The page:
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So let's say I've got an expression like this:

((((e1) or (e2)) and (e3 or (e5 and e6)) and (e7)) or (e8))

I need to end up with a list of expressions (e1, e2, e3 etc) followed by and/or operators so that evaluating the list from left to right yields the same logical boolean answer.

ie e1 or e2 and e5 and e6 or e3 and e7 or e8. But that's not the right answer, but that's the kind of thing I need to end up with.

I know a recursive descent parser will evaluate the expression, but that's not what I need, I need to end up with a list of expressions that can be evaluated later left to right.

I was thinking put it in a binary tree and then navigate the tree postfix or something like that, but that doesn't seem right to be.

I used to be smart enough to figure out things like this, but now I have a baby and have lost all of my higher cognitive abilities. Help?

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+1 for losing higher cognitive abilities post baby –  Sam Holder Jan 26 '10 at 14:44
I'm skeptical that this is possible. In the final version, both operators take the same precedence and are left-associative? –  danben Jan 26 '10 at 14:44
don't assume anything about precedence, in the final list, the final list will be operated on left to right. The order of operations is important in the original expression, and are all highly parenthesized, so order of operations doesn't become an issue. –  stu Jan 26 '10 at 14:48
That probably didn't make much sense. What I mean is that the resulting flattened list needs to run from left to right disregarding conventional precedence order. The original expression has so many parenthesis, that you only need to work out the order based on the depth of parenthesis. –  stu Jan 26 '10 at 14:51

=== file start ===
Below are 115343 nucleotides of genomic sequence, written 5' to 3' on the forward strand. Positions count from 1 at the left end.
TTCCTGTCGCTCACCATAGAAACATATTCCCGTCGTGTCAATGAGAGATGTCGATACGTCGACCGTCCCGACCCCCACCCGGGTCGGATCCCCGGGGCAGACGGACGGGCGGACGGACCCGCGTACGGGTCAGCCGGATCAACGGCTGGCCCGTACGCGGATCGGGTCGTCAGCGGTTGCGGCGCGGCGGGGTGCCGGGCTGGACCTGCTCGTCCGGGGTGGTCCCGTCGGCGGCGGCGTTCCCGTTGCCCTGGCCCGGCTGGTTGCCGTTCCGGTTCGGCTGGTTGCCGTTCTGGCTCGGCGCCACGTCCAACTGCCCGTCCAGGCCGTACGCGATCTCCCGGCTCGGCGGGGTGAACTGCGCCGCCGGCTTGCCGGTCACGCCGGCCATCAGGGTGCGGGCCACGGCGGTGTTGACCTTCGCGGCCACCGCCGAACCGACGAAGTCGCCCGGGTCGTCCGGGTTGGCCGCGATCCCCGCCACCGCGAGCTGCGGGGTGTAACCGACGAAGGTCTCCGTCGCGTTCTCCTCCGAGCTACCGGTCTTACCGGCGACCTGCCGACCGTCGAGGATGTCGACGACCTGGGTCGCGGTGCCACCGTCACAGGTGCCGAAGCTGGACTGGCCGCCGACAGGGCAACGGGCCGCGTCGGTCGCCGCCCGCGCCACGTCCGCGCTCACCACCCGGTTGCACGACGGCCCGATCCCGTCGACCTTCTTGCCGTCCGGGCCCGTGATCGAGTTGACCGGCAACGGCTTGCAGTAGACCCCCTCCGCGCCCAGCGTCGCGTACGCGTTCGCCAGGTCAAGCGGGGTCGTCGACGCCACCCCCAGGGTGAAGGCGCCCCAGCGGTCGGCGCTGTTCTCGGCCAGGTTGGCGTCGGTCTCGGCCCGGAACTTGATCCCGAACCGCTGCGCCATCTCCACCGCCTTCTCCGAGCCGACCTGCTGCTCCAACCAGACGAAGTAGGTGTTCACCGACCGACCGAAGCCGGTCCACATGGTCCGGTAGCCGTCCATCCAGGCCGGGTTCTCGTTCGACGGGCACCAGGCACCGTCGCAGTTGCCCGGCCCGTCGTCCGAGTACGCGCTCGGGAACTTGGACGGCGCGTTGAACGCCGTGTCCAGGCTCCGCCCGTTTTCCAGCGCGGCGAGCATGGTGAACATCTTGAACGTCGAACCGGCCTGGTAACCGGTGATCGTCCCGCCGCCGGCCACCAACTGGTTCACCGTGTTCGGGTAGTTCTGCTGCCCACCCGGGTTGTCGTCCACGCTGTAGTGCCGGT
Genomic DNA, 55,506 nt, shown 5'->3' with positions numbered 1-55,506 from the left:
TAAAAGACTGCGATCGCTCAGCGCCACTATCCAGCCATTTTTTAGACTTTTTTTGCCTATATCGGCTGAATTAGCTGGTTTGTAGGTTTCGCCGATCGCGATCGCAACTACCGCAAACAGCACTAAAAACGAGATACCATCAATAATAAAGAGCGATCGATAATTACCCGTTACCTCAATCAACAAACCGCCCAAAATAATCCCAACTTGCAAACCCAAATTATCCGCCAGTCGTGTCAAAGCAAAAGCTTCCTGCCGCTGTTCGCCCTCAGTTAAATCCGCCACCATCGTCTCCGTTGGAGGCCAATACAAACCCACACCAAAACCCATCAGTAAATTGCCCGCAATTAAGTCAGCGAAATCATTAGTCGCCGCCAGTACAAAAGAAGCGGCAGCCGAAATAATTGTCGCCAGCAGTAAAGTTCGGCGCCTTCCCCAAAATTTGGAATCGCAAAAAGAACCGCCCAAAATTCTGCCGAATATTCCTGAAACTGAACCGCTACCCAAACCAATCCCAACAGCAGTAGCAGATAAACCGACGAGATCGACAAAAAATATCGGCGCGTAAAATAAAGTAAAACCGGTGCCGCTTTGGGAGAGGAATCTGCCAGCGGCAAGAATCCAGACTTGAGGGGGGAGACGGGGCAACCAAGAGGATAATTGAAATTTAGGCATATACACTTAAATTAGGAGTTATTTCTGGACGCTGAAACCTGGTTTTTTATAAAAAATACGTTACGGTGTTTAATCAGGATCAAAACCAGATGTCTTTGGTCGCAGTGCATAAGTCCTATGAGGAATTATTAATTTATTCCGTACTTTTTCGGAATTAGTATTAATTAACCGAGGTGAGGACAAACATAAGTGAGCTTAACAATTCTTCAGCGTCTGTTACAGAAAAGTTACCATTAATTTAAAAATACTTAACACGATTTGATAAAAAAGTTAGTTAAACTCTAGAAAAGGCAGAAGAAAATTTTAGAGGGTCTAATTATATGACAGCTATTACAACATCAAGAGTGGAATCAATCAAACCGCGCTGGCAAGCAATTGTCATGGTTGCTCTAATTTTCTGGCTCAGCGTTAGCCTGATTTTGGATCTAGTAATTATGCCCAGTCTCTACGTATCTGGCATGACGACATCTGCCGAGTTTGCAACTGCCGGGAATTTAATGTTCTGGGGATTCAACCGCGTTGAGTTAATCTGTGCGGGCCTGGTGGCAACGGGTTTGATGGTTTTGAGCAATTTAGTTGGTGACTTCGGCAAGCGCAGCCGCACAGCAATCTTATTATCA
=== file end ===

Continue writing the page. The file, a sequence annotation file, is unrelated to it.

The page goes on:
2 Answers 2

My dad with his near infinite intelligence (despite having 2 kids) points out a rather simple solution: demorgan's law says you can rewrite any expression to use only ANDs or ORs with various uses of NOT. So simply convert all of the AND expressions to their OR equivalent, remove the parenthesis, and evaluate left to right. Very workable idea, except that in my case the NOT operation is terribly expensive.

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First off, what you are looking to do is convert infix notation to postfix notation.

You are on the right track with your thoughts about a parser, for indeed you need to parse (but not evaluate) the original expression, and then print it out in postfix notation.

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I thought it was a postfix rendering, but for some reason it doesn't seem right to me intuitively. I'm going to try it out. Thanks. –  stu Jan 26 '10 at 15:51
So I started drawing pictures on paper in a meeting and I realize postfix will yield me: e1 e2 or e5 e6 and e3 or e7 and e8 or which isn't exactly what I'm looking for. –  stu Jan 26 '10 at 17:07
perhaps an example of the output you are looking for would be helpful –  Jamey Hicks Jan 26 '10 at 17:47
From the question.... e1 or e2 and e5 and e6 or e3 and e7 or e8 That is logically incorrect, but that's what I'm looking for. Maybe it's not possible to flatten an expression like that. Maybe it can't be done in linear fashion and still remain logically correct. –  stu Jan 26 '10 at 20:34

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